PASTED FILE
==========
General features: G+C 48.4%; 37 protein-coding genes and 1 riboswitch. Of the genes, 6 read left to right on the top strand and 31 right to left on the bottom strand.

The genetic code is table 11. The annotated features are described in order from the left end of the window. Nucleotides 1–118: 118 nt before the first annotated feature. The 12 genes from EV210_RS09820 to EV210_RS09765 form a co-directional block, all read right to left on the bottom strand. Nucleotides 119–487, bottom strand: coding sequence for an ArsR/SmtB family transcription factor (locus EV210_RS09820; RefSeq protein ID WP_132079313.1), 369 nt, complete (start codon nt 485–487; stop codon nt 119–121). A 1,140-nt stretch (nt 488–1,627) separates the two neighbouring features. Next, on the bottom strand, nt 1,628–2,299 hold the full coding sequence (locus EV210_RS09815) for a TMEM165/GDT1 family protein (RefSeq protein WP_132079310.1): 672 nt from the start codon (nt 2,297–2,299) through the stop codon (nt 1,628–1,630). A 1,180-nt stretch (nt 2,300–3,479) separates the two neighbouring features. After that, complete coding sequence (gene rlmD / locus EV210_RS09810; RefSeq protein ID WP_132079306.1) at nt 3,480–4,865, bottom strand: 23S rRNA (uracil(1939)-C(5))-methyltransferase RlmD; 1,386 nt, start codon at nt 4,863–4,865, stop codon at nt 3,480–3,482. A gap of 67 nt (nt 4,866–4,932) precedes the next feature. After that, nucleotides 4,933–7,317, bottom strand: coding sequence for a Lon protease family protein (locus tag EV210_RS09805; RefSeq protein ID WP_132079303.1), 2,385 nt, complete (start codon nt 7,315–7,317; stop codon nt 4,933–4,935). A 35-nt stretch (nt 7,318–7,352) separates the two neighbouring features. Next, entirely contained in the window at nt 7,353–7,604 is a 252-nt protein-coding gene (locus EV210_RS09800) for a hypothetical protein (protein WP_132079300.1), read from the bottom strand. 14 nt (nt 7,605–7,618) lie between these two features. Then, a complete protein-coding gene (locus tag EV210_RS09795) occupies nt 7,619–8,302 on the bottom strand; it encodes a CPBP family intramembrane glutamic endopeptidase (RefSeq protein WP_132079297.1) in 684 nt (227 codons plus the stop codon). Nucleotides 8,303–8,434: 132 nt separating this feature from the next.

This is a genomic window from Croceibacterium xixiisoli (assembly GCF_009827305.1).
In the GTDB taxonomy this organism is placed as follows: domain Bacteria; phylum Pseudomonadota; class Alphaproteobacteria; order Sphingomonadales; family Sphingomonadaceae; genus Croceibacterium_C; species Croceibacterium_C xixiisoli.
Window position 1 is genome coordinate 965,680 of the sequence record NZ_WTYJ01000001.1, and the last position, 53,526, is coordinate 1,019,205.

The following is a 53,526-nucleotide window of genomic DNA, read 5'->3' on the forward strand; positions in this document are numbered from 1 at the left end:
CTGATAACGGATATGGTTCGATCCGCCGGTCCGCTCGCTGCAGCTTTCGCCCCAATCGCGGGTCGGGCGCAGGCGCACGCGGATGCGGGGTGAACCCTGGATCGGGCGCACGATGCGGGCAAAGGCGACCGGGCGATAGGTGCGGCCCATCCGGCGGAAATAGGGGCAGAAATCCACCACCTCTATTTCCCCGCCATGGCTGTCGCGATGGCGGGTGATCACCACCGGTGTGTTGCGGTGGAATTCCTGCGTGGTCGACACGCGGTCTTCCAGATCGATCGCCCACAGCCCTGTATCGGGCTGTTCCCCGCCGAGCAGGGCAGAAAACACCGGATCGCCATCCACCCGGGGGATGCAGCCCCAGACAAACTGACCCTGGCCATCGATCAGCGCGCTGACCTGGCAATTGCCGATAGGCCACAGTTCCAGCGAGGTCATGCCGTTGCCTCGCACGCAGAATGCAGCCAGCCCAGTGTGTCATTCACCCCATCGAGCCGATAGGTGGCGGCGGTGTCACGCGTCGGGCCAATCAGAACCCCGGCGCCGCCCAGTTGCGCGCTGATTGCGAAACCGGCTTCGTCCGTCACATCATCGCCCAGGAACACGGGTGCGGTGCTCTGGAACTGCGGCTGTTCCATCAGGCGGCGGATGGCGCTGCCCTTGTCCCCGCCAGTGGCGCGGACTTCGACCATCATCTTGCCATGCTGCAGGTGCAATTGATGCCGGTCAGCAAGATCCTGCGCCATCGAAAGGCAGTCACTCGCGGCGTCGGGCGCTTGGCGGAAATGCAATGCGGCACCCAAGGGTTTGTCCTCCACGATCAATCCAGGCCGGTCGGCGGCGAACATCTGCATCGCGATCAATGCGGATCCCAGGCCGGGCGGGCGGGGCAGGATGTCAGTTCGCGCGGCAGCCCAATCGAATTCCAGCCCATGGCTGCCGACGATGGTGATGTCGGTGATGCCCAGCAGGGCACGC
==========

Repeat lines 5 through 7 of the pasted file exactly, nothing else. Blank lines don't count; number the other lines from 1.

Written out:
Window position 1 is genome coordinate 965,680 of the sequence record NZ_WTYJ01000001.1, and the last position, 53,526, is coordinate 1,019,205.

The following is a 53,526-nucleotide window of genomic DNA, read 5'->3' on the forward strand; positions in this document are numbered from 1 at the left end:
CTGATAACGGATATGGTTCGATCCGCCGGTCCGCTCGCTGCAGCTTTCGCCCCAATCGCGGGTCGGGCGCAGGCGCACGCGGATGCGGGGTGAACCCTGGATCGGGCGCACGATGCGGGCAAAGGCGACCGGGCGATAGGTGCGGCCCATCCGGCGGAAATAGGGGCAGAAATCCACCACCTCTATTTCCCCGCCATGGCTGTCGCGATGGCGGGTGATCACCACCGGTGTGTTGCGGTGGAATTCCTGCGTGGTCGACACGCGGTCTTCCAGATCGATCGCCCACAGCCCTGTATCGGGCTGTTCCCCGCCGAGCAGGGCAGAAAACACCGGATCGCCATCCACCCGGGGGATGCAGCCCCAGACAAACTGACCCTGGCCATCGATCAGCGCGCTGACCTGGCAATTGCCGATAGGCCACAGTTCCAGCGAGGTCATGCCGTTGCCTCGCACGCAGAATGCAGCCAGCCCAGTGTGTCATTCACCCCATCGAGCCGATAGGTGGCGGCGGTGTCACGCGTCGGGCCAATCAGAACCCCGGCGCCGCCCAGTTGCGCGCTGATTGCGAAACCGGCTTCGTCCGTCACATCATCGCCCAGGAACACGGGTGCGGTGCTCTGGAACTGCGGCTGTTCCATCAGGCGGCGGATGGCGCTGCCCTTGTCCCCGCCAGTGGCGCGGACTTCGACCATCATCTTGCCATGCTGCAGGTGCAATTGATGCCGGTCAGCAAGATCCTGCGCCATCGAAAGGCAGTCACTCGCGGCGTCGGGCGCTTGGCGGAAATGCAATGCGGCACCCAAGGGTTTGTCCTCCACGATCAATCCAGGCCGGTCGGCGGCGAACATCTGCATCGCGATCAATGCGGATCCCAGGCCGGGCGGGCGGGGCAGGATGTCAGTTCGCGCGGCAGCCCAATCGAATTCCAGCCCATGGCTGCCGACGATGGTGATGTCGGTGATGCCCAGCAGGGCACGC